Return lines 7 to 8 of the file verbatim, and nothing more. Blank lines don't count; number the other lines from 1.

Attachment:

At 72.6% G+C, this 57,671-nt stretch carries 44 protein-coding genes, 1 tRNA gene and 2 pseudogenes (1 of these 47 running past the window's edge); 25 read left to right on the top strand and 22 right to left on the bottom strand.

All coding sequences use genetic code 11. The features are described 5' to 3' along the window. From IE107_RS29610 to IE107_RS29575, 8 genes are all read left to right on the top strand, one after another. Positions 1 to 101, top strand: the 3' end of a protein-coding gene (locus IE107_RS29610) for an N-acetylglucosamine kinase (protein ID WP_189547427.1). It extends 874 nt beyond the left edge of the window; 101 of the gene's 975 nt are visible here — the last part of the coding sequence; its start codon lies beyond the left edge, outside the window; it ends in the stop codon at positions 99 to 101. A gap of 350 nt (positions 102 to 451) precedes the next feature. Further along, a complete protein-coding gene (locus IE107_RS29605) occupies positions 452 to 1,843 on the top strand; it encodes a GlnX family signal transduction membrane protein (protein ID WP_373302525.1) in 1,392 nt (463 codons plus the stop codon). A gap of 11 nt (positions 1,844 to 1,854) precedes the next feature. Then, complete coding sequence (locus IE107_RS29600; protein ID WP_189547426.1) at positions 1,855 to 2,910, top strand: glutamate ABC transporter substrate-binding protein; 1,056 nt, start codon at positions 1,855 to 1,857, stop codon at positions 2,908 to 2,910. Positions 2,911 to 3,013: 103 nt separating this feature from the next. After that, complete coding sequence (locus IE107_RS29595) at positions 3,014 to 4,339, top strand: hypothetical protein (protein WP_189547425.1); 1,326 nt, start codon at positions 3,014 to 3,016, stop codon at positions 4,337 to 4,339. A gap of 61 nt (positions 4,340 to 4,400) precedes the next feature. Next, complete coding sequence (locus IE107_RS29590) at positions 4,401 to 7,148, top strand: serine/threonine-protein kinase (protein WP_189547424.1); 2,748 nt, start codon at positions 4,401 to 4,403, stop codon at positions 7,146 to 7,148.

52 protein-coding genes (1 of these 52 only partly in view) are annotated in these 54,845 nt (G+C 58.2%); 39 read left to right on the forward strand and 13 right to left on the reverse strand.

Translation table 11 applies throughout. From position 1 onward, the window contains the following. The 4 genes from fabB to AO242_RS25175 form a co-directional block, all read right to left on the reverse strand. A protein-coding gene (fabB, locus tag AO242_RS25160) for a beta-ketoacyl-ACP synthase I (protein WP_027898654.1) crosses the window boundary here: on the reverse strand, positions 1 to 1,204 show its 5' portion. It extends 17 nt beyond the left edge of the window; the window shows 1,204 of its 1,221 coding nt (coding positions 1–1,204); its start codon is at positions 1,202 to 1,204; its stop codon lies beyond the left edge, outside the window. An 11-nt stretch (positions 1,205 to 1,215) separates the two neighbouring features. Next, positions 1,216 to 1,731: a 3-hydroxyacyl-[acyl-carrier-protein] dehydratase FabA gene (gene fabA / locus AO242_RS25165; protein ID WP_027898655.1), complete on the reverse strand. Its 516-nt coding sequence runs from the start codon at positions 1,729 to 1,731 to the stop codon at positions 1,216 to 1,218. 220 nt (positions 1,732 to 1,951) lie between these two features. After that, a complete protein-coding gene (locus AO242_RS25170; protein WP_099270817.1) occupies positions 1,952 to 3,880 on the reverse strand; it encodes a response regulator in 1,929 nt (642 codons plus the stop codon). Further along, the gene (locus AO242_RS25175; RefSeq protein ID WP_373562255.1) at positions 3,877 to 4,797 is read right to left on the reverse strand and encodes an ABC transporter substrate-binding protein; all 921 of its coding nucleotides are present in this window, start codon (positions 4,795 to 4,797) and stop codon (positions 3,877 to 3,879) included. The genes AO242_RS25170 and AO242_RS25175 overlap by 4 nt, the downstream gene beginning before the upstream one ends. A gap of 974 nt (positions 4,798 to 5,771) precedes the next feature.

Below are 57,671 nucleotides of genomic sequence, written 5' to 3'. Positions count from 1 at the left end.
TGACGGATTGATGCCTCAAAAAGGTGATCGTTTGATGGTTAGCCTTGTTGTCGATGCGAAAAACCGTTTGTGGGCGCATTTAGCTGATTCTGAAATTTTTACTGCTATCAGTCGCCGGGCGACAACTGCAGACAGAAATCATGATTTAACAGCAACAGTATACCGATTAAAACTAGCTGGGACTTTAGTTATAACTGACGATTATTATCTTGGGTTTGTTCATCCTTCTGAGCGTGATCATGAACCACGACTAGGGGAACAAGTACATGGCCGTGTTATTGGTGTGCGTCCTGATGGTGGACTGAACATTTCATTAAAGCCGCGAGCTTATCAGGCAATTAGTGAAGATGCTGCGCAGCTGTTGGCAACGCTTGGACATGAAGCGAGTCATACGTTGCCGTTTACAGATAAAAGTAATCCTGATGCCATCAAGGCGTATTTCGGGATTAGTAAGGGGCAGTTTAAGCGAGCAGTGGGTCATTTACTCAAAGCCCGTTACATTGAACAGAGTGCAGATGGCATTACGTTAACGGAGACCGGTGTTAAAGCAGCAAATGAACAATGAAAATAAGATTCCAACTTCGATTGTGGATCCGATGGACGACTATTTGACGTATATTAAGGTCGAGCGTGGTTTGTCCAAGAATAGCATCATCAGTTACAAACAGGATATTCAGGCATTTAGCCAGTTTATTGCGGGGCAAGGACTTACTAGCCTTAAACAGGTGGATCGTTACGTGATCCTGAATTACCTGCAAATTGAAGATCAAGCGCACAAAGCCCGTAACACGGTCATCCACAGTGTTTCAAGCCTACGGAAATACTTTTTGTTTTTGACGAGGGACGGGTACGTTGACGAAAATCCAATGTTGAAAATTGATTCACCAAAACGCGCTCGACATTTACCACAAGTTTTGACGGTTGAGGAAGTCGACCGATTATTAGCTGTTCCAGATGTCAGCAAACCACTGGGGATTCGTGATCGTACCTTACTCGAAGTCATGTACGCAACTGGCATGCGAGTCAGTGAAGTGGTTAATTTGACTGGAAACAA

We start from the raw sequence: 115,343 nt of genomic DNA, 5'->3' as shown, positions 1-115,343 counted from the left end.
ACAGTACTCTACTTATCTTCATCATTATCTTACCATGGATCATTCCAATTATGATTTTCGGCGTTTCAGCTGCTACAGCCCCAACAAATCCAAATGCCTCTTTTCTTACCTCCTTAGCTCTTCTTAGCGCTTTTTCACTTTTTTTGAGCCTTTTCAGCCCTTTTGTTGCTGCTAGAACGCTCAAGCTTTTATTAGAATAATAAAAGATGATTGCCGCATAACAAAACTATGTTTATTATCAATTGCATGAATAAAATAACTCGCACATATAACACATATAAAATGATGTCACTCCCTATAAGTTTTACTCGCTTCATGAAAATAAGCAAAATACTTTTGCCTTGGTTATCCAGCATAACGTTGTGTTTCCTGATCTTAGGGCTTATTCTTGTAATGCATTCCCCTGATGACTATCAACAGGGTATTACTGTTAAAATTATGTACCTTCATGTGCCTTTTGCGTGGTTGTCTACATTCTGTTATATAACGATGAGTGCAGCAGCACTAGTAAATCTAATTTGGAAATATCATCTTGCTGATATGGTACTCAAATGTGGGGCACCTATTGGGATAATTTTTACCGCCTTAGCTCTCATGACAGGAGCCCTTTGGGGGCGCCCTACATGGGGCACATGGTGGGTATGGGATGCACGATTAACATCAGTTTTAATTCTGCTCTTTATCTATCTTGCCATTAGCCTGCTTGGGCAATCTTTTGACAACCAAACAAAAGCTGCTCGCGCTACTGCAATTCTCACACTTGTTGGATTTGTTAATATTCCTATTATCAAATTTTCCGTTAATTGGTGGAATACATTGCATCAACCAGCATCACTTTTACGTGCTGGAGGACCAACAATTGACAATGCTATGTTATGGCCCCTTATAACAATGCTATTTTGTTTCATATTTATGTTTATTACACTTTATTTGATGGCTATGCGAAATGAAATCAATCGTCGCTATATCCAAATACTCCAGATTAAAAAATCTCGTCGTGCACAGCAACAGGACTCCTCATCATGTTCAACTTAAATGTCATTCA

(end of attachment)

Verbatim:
We start from the raw sequence: 115,343 nt of genomic DNA, 5'->3' as shown, positions 1-115,343 counted from the left end.
ACAGTACTCTACTTATCTTCATCATTATCTTACCATGGATCATTCCAATTATGATTTTCGGCGTTTCAGCTGCTACAGCCCCAACAAATCCAAATGCCTCTTTTCTTACCTCCTTAGCTCTTCTTAGCGCTTTTTCACTTTTTTTGAGCCTTTTCAGCCCTTTTGTTGCTGCTAGAACGCTCAAGCTTTTATTAGAATAATAAAAGATGATTGCCGCATAACAAAACTATGTTTATTATCAATTGCATGAATAAAATAACTCGCACATATAACACATATAAAATGATGTCACTCCCTATAAGTTTTACTCGCTTCATGAAAATAAGCAAAATACTTTTGCCTTGGTTATCCAGCATAACGTTGTGTTTCCTGATCTTAGGGCTTATTCTTGTAATGCATTCCCCTGATGACTATCAACAGGGTATTACTGTTAAAATTATGTACCTTCATGTGCCTTTTGCGTGGTTGTCTACATTCTGTTATATAACGATGAGTGCAGCAGCACTAGTAAATCTAATTTGGAAATATCATCTTGCTGATATGGTACTCAAATGTGGGGCACCTATTGGGATAATTTTTACCGCCTTAGCTCTCATGACAGGAGCCCTTTGGGGGCGCCCTACATGGGGCACATGGTGGGTATGGGATGCACGATTAACATCAGTTTTAATTCTGCTCTTTATCTATCTTGCCATTAGCCTGCTTGGGCAATCTTTTGACAACCAAACAAAAGCTGCTCGCGCTACTGCAATTCTCACACTTGTTGGATTTGTTAATATTCCTATTATCAAATTTTCCGTTAATTGGTGGAATACATTGCATCAACCAGCATCACTTTTACGTGCTGGAGGACCAACAATTGACAATGCTATGTTATGGCCCCTTATAACAATGCTATTTTGTTTCATATTTATGTTTATTACACTTTATTTGATGGCTATGCGAAATGAAATCAATCGTCGCTATATCCAAATACTCCAGATTAAAAAATCTCGTCGTGCACAGCAACAGGACTCCTCATCATGTTCAACTTAAATGTCATTCA